I feel kind of bad about it, but I can’t make myself watch or listen much to the Bush people running the Iraq excursion. Partly it’s anger about the unapologetic lying, disingenuous self-justification, and
relentless absolutist spin — good vs. evil, democracy vs. tyranny, clean, well-mannered Americans and chosen friends vs. the malodorous of the world — that characterizes our leaders’ approach to their mission. And partly, there’s something about these guys, from the president on down, that’s just creepy and ugly when they’re being challenged in any way.
The latest exhibit for both parts of my unease comes an unblinking, tight-jawed Harvard MBA named Dan Senor, who’s the mouthpiece for the Amercan president of Iraq, Paul Bremer. Senor’s bio, on the White House site, gives no clue what expertise in Iraqi affairs got him into the first U.S. civilian team sent to Iraq last April. But,
the guy can spout the evil-doer rhetoric with the best of them. The New York Times quotes his summing up of this Sadr fellow, the Shiite demagogue who’s managed to raise some genuinely troubling resistance to the occupiers.
“Mr. Bremer’s spokesman, Dan Senor, described Mr. Sadr at a news conference as a ‘two-bit thug’ despised by the majority of Iraqis and said he and his forces would be destroyed.”
Of course, the thug line is just part of the administration’s script. The president himself used it earlier this week (twice, actually — here and here;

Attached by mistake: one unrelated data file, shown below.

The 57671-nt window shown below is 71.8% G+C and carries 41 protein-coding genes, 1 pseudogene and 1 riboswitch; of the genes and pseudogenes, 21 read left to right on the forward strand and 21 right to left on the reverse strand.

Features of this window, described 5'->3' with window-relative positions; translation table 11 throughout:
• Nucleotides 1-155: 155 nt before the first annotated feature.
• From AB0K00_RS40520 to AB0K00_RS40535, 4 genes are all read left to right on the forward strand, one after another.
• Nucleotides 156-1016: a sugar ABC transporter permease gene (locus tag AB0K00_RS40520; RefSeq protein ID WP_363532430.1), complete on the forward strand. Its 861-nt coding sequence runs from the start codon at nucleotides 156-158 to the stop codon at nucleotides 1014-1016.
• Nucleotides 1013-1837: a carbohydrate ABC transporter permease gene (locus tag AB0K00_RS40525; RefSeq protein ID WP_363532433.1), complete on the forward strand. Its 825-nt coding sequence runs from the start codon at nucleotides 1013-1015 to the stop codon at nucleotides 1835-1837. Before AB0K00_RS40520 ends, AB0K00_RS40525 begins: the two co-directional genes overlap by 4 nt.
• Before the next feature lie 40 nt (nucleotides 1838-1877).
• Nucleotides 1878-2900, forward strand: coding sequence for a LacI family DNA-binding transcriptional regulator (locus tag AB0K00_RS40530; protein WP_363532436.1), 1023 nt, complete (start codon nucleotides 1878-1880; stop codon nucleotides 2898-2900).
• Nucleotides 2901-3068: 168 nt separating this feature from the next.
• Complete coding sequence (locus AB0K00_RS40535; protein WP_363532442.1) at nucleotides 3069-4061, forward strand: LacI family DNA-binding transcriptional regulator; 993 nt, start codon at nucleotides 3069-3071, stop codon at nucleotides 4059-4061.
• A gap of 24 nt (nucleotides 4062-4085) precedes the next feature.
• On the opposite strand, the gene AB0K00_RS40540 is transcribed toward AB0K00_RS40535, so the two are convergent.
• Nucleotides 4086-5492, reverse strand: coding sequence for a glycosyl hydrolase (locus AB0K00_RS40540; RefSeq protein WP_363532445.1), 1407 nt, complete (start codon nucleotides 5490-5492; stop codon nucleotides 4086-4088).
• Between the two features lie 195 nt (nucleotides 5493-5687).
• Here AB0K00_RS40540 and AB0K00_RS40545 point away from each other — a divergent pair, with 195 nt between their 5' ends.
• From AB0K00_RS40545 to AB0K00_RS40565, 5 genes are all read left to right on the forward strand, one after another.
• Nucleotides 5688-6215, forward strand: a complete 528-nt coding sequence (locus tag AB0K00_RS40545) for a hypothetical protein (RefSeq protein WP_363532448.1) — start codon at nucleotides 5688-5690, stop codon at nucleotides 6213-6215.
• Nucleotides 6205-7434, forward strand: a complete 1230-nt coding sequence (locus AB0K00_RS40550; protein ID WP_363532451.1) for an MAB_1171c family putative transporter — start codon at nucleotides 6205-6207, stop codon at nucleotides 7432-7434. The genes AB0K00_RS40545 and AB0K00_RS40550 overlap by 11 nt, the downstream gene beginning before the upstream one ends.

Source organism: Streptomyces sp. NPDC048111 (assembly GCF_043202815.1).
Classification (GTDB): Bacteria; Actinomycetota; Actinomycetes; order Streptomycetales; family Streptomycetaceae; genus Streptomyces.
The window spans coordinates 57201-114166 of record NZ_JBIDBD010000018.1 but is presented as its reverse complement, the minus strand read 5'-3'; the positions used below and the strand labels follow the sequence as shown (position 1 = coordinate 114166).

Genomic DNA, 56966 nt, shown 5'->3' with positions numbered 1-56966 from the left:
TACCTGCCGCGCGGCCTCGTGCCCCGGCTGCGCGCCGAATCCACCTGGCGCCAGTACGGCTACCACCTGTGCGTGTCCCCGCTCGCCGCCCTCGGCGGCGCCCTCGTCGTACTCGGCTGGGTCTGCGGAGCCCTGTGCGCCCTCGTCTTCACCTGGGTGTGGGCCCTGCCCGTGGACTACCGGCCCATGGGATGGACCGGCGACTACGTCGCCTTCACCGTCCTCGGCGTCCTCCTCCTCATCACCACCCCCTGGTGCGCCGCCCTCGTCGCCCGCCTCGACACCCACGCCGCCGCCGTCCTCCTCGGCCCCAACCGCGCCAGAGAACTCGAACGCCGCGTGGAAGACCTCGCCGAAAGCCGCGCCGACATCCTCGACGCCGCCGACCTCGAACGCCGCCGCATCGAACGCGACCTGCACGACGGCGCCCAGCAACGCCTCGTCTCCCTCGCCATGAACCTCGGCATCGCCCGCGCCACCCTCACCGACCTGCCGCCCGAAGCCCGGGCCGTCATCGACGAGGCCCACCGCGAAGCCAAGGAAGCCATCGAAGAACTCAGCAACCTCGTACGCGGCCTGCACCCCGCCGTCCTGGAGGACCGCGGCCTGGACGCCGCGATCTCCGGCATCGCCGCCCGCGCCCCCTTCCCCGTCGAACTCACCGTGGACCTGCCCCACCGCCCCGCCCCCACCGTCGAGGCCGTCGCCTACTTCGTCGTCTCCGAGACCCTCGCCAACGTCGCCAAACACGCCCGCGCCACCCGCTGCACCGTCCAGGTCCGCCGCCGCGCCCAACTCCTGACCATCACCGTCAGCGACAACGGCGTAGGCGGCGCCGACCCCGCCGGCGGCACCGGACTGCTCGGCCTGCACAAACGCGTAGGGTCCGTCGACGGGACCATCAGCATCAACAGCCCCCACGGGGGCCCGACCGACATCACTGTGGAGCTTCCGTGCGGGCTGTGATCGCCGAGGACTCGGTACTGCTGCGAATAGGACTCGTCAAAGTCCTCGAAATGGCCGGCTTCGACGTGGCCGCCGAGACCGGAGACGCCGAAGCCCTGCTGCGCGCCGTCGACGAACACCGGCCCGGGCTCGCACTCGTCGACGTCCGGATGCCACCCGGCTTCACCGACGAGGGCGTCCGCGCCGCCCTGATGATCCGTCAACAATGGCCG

and a quick search on the not-too-reliable whitehouse.gov site indicates Bush and his people have used “thug” or “thugs” on 81 public occasions in the last 14 months. But you know, even if you consider Sadr and his guys the scum of the Earth, doesn’t it seem a little intemperate to make statements like this in public again and again? Doesn’t it seem a little bit like emotion has gotten the better of the Iraq excursion team? I mean, what would be lost by turning it down a notch and using a less loaded but very clear word like, for instance, “enemy”?
I like the irony in Senor pointing out that Sadr is despised by the majority of his countrymen. If you go by the 2000 election results, that’s something he and George Bush have in common.